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#### Rob J. Hyndman1, Anne B. Koehler2, J. Keith Ord3 and Ralph D. Snyder1

1. Department of Econometrics and Business Statistics, Monash University, VIC 3800, Australia.
2. Department of Decision Sciences and Management Information Systems, Miami University, Oxford, OH 45056, USA.
3. 320 Old North, Georgetown University, Washington, DC 20057, USA.

Abstract: Three general classes of state space models are presented, based upon the single source of error formulation. The first class is the standard linear state space model with homoscedastic errors, the second retains the linear structure but incorporates a dynamic form of heteroscedasticity, and the third allows for non-linear structure in the observation equation as well as heteroscedasticity. These three classes provide stochastic models for a wide variety of exponential smoothing methods. We then use these three classes to provide exact analytic (matrix) expressions for forecast error variances that can be used to construct prediction intervals one or multiple steps ahead. These formulas are then specialized to non-matrix formulas for fifteen state space models that underlie nine exponential smoothing methods, including all the widely used methods. In cases where an ARIMA model also underlies an exponential smoothing method, there is an equivalent state space model with the same variance expression. We also discuss relationships between these new ideas and previous suggestions for finding forecast error variances and prediction intervals for the exponential smoothing methods. Simpler approximations are developed for the more complex schemes and their validity examined. The paper concludes with a numerical example using a non-linear model.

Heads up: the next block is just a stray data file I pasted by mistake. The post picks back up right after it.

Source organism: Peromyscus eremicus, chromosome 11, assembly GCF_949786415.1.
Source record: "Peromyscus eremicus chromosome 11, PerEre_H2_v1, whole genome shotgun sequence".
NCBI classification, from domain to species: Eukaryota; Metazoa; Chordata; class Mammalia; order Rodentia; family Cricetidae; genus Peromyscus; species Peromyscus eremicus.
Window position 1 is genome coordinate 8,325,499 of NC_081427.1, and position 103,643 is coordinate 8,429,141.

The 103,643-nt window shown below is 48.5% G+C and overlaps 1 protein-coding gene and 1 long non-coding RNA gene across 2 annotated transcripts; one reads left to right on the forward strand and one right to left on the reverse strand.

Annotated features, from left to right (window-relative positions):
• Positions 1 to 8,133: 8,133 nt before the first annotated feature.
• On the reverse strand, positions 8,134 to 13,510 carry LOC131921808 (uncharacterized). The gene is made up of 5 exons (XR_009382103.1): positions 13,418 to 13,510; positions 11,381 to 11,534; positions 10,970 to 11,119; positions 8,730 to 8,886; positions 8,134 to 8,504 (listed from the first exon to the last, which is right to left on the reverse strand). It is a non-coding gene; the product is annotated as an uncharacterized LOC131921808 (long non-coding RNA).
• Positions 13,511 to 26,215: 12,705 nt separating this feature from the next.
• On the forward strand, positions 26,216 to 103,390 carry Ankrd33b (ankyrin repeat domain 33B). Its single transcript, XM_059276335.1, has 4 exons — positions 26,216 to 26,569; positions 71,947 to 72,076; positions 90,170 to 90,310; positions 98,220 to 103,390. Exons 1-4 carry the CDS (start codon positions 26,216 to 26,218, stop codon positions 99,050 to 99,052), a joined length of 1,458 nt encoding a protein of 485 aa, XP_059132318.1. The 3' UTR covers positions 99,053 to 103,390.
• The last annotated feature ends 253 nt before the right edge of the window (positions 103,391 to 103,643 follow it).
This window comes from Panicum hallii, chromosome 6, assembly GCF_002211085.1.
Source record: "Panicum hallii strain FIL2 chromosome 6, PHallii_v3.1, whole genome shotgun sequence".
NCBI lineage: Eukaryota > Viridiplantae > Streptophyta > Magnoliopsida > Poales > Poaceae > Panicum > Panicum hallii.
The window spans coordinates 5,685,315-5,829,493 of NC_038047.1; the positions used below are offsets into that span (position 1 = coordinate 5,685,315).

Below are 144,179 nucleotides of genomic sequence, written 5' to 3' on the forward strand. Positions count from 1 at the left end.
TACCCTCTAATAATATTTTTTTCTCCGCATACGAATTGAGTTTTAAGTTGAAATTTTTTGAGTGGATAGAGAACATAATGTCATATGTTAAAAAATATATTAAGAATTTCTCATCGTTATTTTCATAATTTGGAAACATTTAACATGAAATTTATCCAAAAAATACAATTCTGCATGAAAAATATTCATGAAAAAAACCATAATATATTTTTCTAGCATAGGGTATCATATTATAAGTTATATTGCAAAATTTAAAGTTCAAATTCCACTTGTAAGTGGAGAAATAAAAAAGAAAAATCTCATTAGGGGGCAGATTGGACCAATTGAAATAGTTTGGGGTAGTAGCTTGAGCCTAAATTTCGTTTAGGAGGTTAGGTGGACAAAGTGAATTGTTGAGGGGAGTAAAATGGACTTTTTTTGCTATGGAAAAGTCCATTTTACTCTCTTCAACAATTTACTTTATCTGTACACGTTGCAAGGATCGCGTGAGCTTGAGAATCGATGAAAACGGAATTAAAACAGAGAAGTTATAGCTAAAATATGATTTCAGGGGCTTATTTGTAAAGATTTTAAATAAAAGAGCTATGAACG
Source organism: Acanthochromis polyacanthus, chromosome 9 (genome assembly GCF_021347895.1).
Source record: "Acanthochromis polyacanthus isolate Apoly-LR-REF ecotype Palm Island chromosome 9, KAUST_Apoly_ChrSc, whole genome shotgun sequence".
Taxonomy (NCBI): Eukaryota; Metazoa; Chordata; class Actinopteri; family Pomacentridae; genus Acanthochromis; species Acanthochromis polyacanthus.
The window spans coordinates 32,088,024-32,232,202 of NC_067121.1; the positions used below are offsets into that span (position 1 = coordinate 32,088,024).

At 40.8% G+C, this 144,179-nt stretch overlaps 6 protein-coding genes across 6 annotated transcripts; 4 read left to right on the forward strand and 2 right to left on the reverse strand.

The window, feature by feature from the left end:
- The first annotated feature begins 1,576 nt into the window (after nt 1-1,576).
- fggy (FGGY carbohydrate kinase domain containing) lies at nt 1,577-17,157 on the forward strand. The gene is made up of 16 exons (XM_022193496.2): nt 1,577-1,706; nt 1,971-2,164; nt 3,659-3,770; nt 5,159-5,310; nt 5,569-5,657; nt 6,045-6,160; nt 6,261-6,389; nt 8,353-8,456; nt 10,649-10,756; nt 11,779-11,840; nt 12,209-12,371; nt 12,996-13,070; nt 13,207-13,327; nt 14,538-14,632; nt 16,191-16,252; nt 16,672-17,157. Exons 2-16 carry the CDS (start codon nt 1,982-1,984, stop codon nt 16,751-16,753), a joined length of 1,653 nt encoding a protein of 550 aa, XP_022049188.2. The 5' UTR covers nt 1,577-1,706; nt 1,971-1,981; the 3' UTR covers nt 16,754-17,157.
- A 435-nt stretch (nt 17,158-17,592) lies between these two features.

Keywords: forecast distribution, forecast interval, forecast error variance, Holt-Winters method, structural models.

Errata:

p26
Replace first equation with the following:
$$v_h \approx s^2_{n-m+1+(h-1)*}\left[\tilde{\mu}_h^2(1+\alpha^2\sigma^2)^{h-1}(1+\sigma^2)(1+\gamma^2\sigma^2)^k – \ell_n^2\right]$$
p26
Replace $$s_{n-1} = 0.90,~s_{n-1} = 1.10$$ with $$s_{n-2} = 0.90,~s_{n-3} = 1.10.$$

R code

Online article